Fred B. Noe Distillery has an education classroom within it. As a full-scale operating distillery, we will do research and development and make a couple of our more prominent products there. It’s also the place where we are educating our workforce and will host students in the future in the classroom we have. The James B. Beam Institute is a partnership with the University of Kentucky, focusing on the future of bourbon. Education, research and responsible consumption are the three main pillars that we are focusing on. This is held at the University of Kentucky, and we also have the capability at our distillery to host them with this partnership.
The research & development barrels are amazing! Are these all your creations, and any chance of tasting these any time soon?
Some of the work I started helped us develop this facility. There will be opportunities for tasting in the future. The thing about bourbon making is you make it one day, and it will be a minimum of four years before it will become available. There will be opportunities on campus with some VIP experiences we are working on to taste this whiskey. Also, potentially other places on campus, there are quite a few opportunities at events where we might pull out some of these special barrels we have worked on to share with the world.
Wow, how about that distillation column! That’s probably one of the most excellent-looking stills I have ever seen. Do you all actually use it in production, or is it for research and development?
We are making all of our Booker’s and Baker’s productions move to the new facility. Some new, not necessarily released yet whiskey that we are already producing are also moving there. We are dedicating nine weeks to experimentation and research. The rest of the time, it will be an operational facility working on Booker’s and Baker’s production, which are two bourbons we have.
So, it looks like Basil Hayden has a new package. Same juice inside?
That’s exactly right. We have updated the package and used similar elements to the previous package. Everything that went into Basil Hayden still goes into the new bottle as well. Some of our work in this facility will focus on the Basil Hayden brand. Basil Hayden is a bourbon that is very much about approachability and hopefully brings new consumers into the bourbon industry.
The Golden Hour is a cocktail we serve on campus. It’s a very nice cocktail that a lot of people can enjoy. It has a nice flavor to it, not too sweet. You can still taste the Basil Hayden which I think is very important. You don’t want to mask the flavor, you want to compliment the flavor. We use Basil Hayden to welcome people into the industry that maybe haven’t been bourbon drinkers. The Golden Hour cocktail is definitely one that, if you’re new to bourbon, I would recommend.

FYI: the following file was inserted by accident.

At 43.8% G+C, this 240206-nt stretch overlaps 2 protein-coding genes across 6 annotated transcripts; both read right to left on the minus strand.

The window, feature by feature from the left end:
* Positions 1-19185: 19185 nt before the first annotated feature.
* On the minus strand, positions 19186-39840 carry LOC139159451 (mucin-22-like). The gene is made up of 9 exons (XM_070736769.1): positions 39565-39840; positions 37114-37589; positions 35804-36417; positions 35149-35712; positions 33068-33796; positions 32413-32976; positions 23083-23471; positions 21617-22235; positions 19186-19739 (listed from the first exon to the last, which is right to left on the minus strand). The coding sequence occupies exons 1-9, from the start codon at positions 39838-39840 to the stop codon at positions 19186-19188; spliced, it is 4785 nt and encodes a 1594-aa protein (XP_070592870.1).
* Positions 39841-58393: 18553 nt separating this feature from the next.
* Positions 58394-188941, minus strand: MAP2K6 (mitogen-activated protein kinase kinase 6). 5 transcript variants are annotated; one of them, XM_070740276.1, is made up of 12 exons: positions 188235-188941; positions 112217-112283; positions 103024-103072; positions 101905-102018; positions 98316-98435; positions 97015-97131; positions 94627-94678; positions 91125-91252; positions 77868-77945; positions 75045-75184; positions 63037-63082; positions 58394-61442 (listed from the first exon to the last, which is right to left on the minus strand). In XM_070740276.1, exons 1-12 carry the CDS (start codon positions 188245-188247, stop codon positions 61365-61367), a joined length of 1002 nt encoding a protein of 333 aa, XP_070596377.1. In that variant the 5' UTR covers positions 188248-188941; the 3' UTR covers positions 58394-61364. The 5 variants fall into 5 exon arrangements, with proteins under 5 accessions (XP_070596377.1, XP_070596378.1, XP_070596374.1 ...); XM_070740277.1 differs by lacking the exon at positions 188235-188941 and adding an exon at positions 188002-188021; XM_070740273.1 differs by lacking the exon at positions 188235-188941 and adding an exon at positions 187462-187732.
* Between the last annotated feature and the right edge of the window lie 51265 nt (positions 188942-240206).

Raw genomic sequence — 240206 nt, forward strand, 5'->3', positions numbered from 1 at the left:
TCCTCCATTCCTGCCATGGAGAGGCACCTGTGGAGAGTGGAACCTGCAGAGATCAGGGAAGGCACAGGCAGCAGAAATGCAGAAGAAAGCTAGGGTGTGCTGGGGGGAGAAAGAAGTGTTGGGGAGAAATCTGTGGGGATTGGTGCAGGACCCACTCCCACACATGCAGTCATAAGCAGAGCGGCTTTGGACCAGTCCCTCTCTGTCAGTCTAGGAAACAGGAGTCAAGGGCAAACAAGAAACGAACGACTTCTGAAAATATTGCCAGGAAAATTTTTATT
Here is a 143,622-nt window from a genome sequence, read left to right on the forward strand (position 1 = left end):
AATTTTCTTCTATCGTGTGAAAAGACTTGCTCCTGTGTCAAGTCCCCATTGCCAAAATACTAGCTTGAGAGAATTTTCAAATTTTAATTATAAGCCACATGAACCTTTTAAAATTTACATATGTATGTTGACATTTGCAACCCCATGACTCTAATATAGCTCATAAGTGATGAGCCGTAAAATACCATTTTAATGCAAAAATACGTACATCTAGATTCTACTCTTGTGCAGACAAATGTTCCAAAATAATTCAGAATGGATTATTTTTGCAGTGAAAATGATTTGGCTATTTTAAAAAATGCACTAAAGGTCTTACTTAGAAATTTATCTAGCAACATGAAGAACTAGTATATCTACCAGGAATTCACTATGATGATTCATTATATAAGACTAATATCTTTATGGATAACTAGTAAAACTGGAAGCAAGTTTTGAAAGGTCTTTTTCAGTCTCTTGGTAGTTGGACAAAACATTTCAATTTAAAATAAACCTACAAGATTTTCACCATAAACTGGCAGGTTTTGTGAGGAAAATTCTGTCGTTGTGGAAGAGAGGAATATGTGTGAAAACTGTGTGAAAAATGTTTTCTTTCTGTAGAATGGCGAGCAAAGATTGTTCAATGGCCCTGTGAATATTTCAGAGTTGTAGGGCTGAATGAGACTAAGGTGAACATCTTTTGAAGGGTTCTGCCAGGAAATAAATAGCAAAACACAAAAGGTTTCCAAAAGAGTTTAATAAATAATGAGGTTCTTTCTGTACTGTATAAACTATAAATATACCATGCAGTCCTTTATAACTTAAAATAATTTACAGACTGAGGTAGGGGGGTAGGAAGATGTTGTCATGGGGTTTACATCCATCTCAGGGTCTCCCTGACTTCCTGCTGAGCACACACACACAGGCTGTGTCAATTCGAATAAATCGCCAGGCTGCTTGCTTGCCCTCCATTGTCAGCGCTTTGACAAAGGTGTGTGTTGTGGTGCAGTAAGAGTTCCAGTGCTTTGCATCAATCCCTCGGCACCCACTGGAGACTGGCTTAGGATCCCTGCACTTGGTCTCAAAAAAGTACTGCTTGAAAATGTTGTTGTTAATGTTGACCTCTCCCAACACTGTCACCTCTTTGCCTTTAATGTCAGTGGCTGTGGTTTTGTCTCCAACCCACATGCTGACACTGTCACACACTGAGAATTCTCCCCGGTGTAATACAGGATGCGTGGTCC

In terms of bourbon, I see zero slow down across the US and the world. Do you think we can continue with the trend? There is a lot of innovation, and after speaking with you, I can tell you’re one of the guys on the forefront. Any trends you think we should be paying attention to?
Blended whiskey in America got a bad reputation for a long time. The blend of straight whiskeys or bourbons is something to look for. When you’re bringing two great whiskeys and putting them together, the flavor profile you can create is almost exponential compared to those two individually. That’s the point of blending. Things that hone in on the craft of whiskey making, whether it’s the differentiation of grains and barreling, I think there is a great opportunity right now because people are very curious about the flavors in bourbon and, in particular, American whiskey. There are opportunities to explore these areas to deliver bourbons and whiskeys that keep bringing people into this rich history-driven industry. We are excited to be at the forefront of education and the industry’s future. I get to preserve it for the next generation of distillers. Everything we have going on campus puts us in the leadership role to help the industry move forward well into the future.
Basil Hayden Golden Hour Cocktail
1 part Basil Hayden Kentucky Straight Bourbon Whiskey
3/4 part Lillet Blanc
3/4 part Aperol Aperitif
1. Combine ingredients over ice in a mixing glass.
2. Stir thoroughly.
3. Strain into a chilled cocktail glass over a large ice cube.
4. Garnish with a grapefruit peel.
James B. Beam Distillery Co.
568 Happy Hollow Rd.
Clermont, KY 40110